Welcome to my October garden and a virtual “walk-around”.
From experiences in the past I know that people can look at my garden, even when it’s in full production mode, and not even know that I’m growing food. Nonetheless, most of what I eat comes from my garden.
As you can see in the photos, it’s not based on how most folks plant gardens.
But there’s a purpose for the positioning of every plant, be it considerations for rotating crops, space available, or the fact that some plants grow better in some sections than in others.
The 4 crops that have the most influence on where everything else will go are winter crops being planted now (lettuce, cabbage, kale) and onions, potatoes, and tomatoes planted next year. Placement for those will be determined this month and next.
Entrance Gate to My October Garden
The picture below was taken at my entrance gate on October 13th. Hopefully you can click and enlarge it, enabling a better view.
In the right lower corner of the photo the entrance path begins.
The middle path running from the lower end of the garden to the upper end doesn’t show well in the picture. But it runs to the right and left where the light green lettuce and cabbage in the photo ends.
I’ll also show you close ups of some of the fall/winter crops as we go along.
One of Bill’s Favorite Flowers Greet Me
Dahlias were a favorite flower of Bill’s. Thus, I like to have them in the garden. If Bill were here at least one of each color would be on our kitchen table.
arugula, cabbage, beans, tomato, summer poinsettia, blueberry bushes, and mache
Early Jersey Cabbage
Ten other seedlings planted in another bed didn’t make it. I’m guessing I was over anxious to plant and they were not big enough to withstand some insect damage. Other seedlings are started even though it’s later than desired.
By the time I got out to my garden the year I broke my leg, my great arugula plant had disappeared. Great – because it came back every year and then reseeded to give me more plants.
That was a big disappointment, especially since I had no idea what variety it was or where I got it. And I’ve never read in any catalogue of an arugula variety that comes back every year.
To make it even more difficult, varieties shown by various sources look alike.
Thus, I ordered several varieties this year. Knowing spring plantings will bolt the minute it gets warm I planted anyway. And in numerous places. One variety (of course I don’t know which one!) seeded wonderfully and many seeds germinated.
I transplanted these 3 at the end of this bed which will probably be covered when temperatures go below 28ºF.
They do NOT look like “my” variety. However, if they reseed again and give me lots of new plants next year it will keep me going until I hopefully find the variety that was so grand.
Snap beans (a/k/a string beans)
As you can see, I plant beans in small patches. I love steamed fresh beans, especially with a baked potato.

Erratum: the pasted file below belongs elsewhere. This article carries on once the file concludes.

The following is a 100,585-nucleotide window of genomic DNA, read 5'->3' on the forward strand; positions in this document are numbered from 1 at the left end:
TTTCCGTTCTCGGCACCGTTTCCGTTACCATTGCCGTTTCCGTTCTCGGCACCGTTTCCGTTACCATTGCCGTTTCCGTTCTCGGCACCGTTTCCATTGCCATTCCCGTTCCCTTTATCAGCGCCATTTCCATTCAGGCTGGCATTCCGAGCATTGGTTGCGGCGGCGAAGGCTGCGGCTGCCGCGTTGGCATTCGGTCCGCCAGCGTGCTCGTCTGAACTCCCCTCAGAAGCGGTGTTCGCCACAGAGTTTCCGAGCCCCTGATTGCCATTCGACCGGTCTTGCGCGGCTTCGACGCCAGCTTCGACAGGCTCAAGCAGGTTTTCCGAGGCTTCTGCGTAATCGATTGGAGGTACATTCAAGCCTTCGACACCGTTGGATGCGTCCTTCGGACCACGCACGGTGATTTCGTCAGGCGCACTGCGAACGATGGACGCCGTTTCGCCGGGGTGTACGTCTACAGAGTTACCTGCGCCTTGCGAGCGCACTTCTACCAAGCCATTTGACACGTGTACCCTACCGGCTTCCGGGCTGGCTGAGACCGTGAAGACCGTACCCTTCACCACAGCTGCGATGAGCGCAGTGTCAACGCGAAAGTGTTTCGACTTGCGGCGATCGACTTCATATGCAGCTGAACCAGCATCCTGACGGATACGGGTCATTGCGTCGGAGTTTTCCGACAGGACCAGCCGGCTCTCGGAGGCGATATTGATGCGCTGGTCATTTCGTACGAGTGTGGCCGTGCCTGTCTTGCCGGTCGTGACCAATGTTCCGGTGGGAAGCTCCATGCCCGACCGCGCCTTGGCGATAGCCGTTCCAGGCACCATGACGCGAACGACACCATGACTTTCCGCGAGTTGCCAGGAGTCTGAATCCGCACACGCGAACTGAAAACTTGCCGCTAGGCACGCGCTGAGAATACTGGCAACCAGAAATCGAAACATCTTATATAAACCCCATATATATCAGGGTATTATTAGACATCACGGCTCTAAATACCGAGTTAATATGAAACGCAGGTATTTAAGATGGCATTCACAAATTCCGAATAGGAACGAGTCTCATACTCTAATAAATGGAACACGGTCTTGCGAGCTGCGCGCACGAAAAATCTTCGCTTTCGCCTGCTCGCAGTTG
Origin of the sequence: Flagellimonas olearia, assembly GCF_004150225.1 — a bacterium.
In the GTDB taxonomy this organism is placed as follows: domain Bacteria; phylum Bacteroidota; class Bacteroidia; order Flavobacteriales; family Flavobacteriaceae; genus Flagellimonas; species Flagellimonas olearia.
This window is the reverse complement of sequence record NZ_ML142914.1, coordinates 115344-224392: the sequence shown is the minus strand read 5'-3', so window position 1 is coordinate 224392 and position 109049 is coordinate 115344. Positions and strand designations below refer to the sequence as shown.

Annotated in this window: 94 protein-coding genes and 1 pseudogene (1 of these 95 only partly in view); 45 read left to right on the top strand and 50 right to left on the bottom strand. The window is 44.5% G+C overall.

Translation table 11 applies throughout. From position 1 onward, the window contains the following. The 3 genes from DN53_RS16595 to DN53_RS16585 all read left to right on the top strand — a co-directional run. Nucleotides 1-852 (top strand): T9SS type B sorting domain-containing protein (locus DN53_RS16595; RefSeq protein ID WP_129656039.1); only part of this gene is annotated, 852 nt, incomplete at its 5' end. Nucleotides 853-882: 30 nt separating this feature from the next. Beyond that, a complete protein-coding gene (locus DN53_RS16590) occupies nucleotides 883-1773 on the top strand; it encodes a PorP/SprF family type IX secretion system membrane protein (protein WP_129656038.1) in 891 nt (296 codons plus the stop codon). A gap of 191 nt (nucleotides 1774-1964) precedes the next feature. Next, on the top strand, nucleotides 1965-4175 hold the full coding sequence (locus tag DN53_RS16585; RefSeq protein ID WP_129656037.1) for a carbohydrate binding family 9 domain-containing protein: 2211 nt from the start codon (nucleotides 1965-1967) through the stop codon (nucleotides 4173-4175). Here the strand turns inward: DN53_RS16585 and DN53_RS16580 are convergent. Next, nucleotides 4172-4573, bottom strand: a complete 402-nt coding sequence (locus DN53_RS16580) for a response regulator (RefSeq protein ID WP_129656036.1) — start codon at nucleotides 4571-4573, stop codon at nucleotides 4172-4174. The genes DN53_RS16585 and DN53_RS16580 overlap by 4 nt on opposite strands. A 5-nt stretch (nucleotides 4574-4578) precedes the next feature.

I hate canned beans. Also dislike frozen beans unless added to soup. Freezing a quart or two gives me more time to make the soup if I don’t get to it when the beans are fresh.
When these beans were up about 2 inches slug damage was evident on every leaf. They outgrew the damage.
If you look closely you’ll still see a few leaves with holes in them.
By following my advice in the post, Slugs – You Can Control Them, you’ll get rid of the really big ones. After that you’ll just be dealing with tiny ones that have just recently “hatched”.
The slug damage on the bean seedlings didn’t last long enough for me to use Sluggo to stop them from eating. There are years that I don’t use any Sluggo, because damage is minimal. When I do have to use it, it’s usually just where I’m having trouble. And then once does the job.
Moving Across the Middle Path to Beets
October beets might look shabby but don’t be fooled. They’ve been in ground since April. Greens, which were then beautiful, provided a nice addition for salads.
In the heat of summer the greens died back.
Now that fall is here the greens are being renewed.
Over 42 years I’ve grown many varieties of beets. I’ve found Detroit Red to be one of the best you can grow.
They can get large and even appear to have moss on them and still be wonderful after they’re cleaned up and steamed or roasted.
Heading to the Upper End of the Garden
Chinese Cabbage – A Great Plant to Have
Chinese Cabbage was new for me this year. I decided to grow it along with several other varieties in case I was not able to get organic cabbage at the store this year.
This spring I had at least 18 plants. They all did great, but I didn’t get but one head! Can you guess why?
These plants grew so quickly and when I had nothing else to go with my grated carrots (until my other plants got larger) I used the leaves of this cabbage. I picked them so much that only one made a head. (What a beautiful and delicious head it was! It being delicious was NOT anticipated.)